Now and again we’ll see a big-budget extravaganza release on Netflix: films like Da 5 Bloods, The Old Guard and, more recently, Project Power . Aside from that, quarantine has lowered the movie playing field. COVID-19 dismantled any notion of a traditional 2020 release schedule—every blockbuster we planned on seeing this year has been pushed; awaiting the safe and responsible reopening of theaters worldwide. From Marvel’s Black Widow and Warner Bros.’ Tenet to Universal’s No Time to Die , entertainment is both shaken and stirred. Quality movies are still finding their way to audiences via VOD. The best cinematic outings are independent (not that indies aren’t always superior…*cough* creative freedom *cough*). Indies are all we really have right now, films crafted by intrepid spirits trying to stir those accustomed to superheroes, soft-core sex, and CGI. Raw, unfiltered, and undisputed in its proclivity for chaos, 2020 dawned the age of the indie. If theaters can’t reclaim their former economic glory upon reopening, streaming will be everyone’s main source of entertainment. It already is. Why would distributors go back? It’s not hard to imagine a future where smaller films sit shoulder-to-shoulder with Spider-Man and Dominic Toretto. No limited release or over-priced popcorn. The following indies, unrestrained by their cash-cow behemoth brethren, are some of the best 2020 has to offer ( especially for those craving anything new).
Cover Photo: Netflix
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Age of the Indie Quarantine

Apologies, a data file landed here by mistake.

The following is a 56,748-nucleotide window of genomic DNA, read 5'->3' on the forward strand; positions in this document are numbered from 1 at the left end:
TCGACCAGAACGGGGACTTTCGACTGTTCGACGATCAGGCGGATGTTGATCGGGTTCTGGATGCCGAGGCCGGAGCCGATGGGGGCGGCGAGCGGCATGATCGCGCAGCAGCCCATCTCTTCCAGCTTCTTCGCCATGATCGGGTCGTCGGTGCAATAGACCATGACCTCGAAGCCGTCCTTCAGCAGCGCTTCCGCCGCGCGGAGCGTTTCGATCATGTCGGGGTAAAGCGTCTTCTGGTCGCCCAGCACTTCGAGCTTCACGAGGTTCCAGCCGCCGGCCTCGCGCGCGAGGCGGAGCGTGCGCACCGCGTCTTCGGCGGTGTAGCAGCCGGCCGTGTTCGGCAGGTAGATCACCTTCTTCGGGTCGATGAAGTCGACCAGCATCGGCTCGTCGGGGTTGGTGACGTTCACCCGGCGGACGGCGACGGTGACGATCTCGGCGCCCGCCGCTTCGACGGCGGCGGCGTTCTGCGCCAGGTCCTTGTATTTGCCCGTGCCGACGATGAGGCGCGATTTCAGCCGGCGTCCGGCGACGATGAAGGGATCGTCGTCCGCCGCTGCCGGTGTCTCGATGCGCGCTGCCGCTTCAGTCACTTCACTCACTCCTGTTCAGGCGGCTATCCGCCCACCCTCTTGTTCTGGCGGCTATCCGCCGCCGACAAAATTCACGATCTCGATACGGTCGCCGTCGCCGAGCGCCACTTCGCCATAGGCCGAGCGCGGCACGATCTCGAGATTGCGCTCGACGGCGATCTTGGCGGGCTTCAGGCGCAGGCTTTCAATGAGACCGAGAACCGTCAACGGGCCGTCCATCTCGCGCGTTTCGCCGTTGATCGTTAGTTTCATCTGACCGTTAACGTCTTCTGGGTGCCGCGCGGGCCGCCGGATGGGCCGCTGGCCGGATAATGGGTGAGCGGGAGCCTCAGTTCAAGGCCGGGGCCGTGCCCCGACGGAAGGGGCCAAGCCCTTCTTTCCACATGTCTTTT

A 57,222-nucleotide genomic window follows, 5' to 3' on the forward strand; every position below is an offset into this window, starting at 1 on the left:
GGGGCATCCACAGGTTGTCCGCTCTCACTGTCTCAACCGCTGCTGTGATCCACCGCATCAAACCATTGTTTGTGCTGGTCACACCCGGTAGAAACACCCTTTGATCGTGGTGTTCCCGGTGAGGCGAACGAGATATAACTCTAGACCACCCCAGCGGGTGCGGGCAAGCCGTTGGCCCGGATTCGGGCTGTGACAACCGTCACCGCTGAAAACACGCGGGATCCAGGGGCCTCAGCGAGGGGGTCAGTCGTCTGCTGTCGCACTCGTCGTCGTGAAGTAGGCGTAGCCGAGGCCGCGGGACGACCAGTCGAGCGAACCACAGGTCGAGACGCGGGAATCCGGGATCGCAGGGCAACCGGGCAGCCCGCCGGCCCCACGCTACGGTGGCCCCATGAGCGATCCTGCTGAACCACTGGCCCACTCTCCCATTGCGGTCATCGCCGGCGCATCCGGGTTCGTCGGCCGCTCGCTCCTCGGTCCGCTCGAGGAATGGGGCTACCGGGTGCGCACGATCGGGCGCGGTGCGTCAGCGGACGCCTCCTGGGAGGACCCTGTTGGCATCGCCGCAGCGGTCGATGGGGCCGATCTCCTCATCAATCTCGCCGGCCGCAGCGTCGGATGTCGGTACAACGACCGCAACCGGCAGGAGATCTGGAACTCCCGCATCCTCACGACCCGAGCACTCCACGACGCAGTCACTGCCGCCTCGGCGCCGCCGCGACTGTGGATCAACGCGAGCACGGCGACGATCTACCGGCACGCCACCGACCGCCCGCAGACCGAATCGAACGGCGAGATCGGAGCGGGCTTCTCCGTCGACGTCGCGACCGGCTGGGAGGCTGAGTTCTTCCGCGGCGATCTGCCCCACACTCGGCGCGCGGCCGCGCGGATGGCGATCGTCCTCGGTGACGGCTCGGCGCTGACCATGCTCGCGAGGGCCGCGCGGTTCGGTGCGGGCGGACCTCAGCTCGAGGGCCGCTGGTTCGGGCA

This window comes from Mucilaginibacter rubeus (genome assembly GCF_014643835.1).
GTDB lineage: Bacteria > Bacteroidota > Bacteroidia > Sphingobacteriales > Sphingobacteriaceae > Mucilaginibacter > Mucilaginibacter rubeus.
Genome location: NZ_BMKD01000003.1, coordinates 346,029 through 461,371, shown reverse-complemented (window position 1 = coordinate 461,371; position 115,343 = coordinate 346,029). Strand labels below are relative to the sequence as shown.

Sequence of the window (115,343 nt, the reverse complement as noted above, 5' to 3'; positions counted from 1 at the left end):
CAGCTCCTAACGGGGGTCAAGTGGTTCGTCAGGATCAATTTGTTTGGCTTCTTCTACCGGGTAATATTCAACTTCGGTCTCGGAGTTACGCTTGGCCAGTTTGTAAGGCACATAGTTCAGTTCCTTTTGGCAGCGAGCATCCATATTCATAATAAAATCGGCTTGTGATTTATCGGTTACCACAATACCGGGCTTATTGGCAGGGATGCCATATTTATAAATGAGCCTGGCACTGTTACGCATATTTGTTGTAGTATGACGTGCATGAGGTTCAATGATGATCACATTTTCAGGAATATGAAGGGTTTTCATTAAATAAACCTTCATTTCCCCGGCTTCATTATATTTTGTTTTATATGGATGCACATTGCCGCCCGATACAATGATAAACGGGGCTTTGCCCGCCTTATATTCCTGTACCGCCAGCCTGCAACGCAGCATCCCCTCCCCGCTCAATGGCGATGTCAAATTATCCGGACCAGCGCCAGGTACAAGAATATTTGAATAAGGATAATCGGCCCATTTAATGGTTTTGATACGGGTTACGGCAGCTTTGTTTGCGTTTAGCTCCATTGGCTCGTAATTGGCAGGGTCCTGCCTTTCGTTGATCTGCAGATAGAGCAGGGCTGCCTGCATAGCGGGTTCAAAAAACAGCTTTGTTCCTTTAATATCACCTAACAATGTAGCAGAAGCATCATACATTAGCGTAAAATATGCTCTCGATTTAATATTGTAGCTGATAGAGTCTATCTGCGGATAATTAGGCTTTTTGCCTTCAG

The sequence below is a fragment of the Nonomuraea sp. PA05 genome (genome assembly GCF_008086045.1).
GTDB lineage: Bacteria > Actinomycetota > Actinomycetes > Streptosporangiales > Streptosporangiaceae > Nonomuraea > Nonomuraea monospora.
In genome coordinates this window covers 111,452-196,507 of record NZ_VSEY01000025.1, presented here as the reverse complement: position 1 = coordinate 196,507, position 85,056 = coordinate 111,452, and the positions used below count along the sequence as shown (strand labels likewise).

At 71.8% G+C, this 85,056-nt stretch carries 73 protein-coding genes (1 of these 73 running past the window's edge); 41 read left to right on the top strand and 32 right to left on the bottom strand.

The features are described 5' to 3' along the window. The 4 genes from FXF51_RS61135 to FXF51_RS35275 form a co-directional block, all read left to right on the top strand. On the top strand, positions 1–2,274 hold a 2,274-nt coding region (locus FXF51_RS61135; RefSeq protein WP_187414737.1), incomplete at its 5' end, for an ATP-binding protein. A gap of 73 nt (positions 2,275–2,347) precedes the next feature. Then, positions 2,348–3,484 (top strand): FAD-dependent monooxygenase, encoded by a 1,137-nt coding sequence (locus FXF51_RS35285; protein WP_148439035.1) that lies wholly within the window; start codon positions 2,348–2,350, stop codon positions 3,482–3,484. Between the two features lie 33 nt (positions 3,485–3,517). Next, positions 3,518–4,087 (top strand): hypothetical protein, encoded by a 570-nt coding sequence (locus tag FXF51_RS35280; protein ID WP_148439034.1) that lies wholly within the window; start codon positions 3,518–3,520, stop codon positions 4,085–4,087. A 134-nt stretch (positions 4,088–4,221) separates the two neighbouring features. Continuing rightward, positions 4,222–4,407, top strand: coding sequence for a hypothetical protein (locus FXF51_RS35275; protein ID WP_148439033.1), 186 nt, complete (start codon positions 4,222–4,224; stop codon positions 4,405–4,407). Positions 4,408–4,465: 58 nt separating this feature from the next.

Based on the novel of the same name, Kelly Reichardt’s film follows two travelers who rely on a landowner’s prized dairy cow to strike it rich in the 1820s (whilst on the run from vengeful bounty hunters). First Cow explores brotherhood and what it means to be an American. It competed for the Golden Bear at the Berlin International Film Festival before being released on VOD in July.
Kantemir Balagov’s Beanpole centers on two young women attempting to rebuild their lives following the siege of Leningrad during World War II. The director’s bleak look at guilt, grief, and PTSD is amplified by long takes and close-ups that convey the emotions of its characters. Although the film released last year/early 2020, it just recently became available on VOD in June.
'Never Rarely Sometimes Always'
Eliza Hittman’s drama follows Autumn, who, after finding out she is pregnant, lacks the compassion and support necessary to deal with the unintentional situation. Therefore, she travels to New York City with her cousin Skylar. It's a contemplative journey on the nature of systemic oppression, compassion, and friendship. Never Rarely Sometimes Always won the Silver Bear Grand Jury Prize at the Berlin International Film Festival (among other things).
'The Vast of Night'